This is where more recent platforms are killing it. NPM for node is far and away one of the better package managers out there.

3.) Complex build system

They thought it was a good idea to literally invent a new language based on symbols to configure a build. Sometimes you use <<<= and sometimes you use <<= and other times ++= and other times := and so on. I've gotten used to it and I've put together my fair share of "clever" build scripts, but it's always interesting to see the bewilderment of engineers new to a project when they first encouter an SBT build script.

4.) Slow

Scala compilation is painfully slow. Painfully slow. For a largish project test execution time (excluding browser integration tests) is around the 8-10 minute mark depending on what needs to be compiled. Average is around 4-5 minutes. Oh you wanted to run tests? Hang on, your IDE has a lock on your ivy2 file. Similar sized projects in Ruby/Rails, for example, have test execution times around 1:45 including Capybara integration tests.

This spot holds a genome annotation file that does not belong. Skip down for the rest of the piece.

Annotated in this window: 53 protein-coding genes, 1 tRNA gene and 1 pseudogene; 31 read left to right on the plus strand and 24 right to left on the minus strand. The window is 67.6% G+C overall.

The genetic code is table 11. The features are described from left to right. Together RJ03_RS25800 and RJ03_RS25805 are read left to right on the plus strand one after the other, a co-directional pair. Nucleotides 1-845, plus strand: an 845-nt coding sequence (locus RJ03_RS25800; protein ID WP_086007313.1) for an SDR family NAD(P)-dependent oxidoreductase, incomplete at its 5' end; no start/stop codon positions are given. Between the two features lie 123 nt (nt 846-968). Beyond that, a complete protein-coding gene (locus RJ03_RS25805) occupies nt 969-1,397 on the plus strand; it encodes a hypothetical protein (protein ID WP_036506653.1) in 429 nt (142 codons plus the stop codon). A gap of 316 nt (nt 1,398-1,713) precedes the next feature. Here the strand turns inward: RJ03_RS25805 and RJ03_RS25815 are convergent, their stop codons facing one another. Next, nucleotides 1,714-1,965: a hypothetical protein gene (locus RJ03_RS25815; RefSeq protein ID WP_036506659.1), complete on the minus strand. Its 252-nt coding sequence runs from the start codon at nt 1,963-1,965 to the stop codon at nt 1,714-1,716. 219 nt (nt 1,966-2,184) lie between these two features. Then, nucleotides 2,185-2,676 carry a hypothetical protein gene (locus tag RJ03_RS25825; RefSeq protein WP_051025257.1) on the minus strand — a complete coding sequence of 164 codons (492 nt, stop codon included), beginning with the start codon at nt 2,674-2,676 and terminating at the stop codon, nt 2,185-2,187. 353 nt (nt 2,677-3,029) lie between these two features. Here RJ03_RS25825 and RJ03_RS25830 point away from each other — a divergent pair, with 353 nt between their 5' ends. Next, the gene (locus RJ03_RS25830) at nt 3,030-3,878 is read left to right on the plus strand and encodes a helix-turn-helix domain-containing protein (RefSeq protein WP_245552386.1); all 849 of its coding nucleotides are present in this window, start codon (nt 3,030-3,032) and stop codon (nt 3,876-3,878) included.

5.) Boilerplate

There are several places I'm starting to notice now that we waste a lot of time doing boilerplate that is borderline configuration. The scala meta project has the chance of really cleaning those things up, but right now it's just a promise and is probably a solid year or two away.

6.) Community

PLT Hulk has already summed this up well:


There is also the now forked compilers: Typelevel